Romanticism in Frankenstein

Topics: Romanticism, Mary Shelley, Frankenstein Pages: 3 (770 words) Published: February 14, 2013
Week 5 Discussion-Romanticism in Frankenstein
Miranda Rodriguez

Romanticism was an intellectual movement that took hold in Europe during the late 18th century. Romanticism was born out of a direct opposition to Enlightenment views that emphasized reason, science and knowledge. The Enlightenment had evolved as a response to oppression by the church. During the Enlightenment Europeans began to question the laws of the church and state that were deemed biased and unfair. As a result to this oppression Europeans began to seek out knowledge and the philosophers of the time were seen as political thinkers and leaders. In contrast, Romanticism was a movement that opposed political norms that were the foundation of Enlightenment thinking. Romanticism placed emphasis on feelings, love, individuality and imagination to name a few. Romanticism touched all facets of art, literature and music during the late 1800s. Many writers during this time produced works that help to define the era of Romanticism by creating characters that were individualists with a keen sense of “self-definition and self-awareness” (Brians). Mary Shelley is considered one of the great novelists of the Romantic period even though she is only credited with writing one novel that falls within the Romantic genre.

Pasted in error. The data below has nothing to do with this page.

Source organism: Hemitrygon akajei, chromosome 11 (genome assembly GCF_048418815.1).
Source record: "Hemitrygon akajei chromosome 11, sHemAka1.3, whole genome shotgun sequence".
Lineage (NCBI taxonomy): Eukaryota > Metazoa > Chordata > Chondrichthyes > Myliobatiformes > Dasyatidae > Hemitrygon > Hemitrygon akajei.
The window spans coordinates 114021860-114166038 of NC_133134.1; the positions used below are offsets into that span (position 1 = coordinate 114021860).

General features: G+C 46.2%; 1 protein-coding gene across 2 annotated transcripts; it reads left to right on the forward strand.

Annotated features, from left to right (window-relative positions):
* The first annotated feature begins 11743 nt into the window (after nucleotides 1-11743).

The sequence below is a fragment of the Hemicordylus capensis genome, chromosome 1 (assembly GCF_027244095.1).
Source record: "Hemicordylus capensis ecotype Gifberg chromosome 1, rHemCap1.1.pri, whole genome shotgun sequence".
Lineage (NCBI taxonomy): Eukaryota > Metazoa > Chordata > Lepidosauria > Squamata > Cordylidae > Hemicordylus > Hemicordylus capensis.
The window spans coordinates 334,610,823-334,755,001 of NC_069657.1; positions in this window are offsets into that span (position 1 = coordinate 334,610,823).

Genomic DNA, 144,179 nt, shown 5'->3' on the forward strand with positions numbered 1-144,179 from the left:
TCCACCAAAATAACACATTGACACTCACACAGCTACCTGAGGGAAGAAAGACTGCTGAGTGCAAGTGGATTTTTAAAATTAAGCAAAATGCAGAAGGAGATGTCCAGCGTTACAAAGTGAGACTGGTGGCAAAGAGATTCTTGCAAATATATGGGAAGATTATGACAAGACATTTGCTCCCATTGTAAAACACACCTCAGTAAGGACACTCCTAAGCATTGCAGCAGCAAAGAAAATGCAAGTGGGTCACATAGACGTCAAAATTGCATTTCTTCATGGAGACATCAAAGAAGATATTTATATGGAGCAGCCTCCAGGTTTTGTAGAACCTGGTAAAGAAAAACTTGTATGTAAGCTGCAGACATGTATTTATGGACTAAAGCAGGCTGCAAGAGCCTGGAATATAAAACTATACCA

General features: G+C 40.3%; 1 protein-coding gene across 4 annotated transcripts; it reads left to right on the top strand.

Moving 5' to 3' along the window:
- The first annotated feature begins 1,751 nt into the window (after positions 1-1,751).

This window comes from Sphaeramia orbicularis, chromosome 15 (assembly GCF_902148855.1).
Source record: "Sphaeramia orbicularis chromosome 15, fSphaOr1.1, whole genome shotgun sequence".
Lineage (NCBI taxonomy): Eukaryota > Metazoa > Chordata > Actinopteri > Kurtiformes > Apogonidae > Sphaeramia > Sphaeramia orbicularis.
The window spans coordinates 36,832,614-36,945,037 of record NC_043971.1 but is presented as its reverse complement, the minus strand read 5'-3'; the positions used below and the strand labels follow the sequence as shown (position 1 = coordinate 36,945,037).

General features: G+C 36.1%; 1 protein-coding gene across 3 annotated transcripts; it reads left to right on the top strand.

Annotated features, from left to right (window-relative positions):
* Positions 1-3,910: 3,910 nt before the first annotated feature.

Mary Shelley wrote Frankenstein: or The Modern Prometheus, in 1818 as part of a writing competition held by Lord Byron in Geneva. It was originally published under an anonymous author and Shelley’s name did not appear on the novel until a second edition was released in 1823. Frankenstein was Shelley’s most famous work and it is said that the idea for the novel came to Shelley in a dream. In her dream Shelley observes a scientist piecing together parts of man's body, only to be horrified in the end by the unnaturalness of his creation. Frankenstein is considered the first work of science fiction and also a novel that contains ideas central to the Romanticist...
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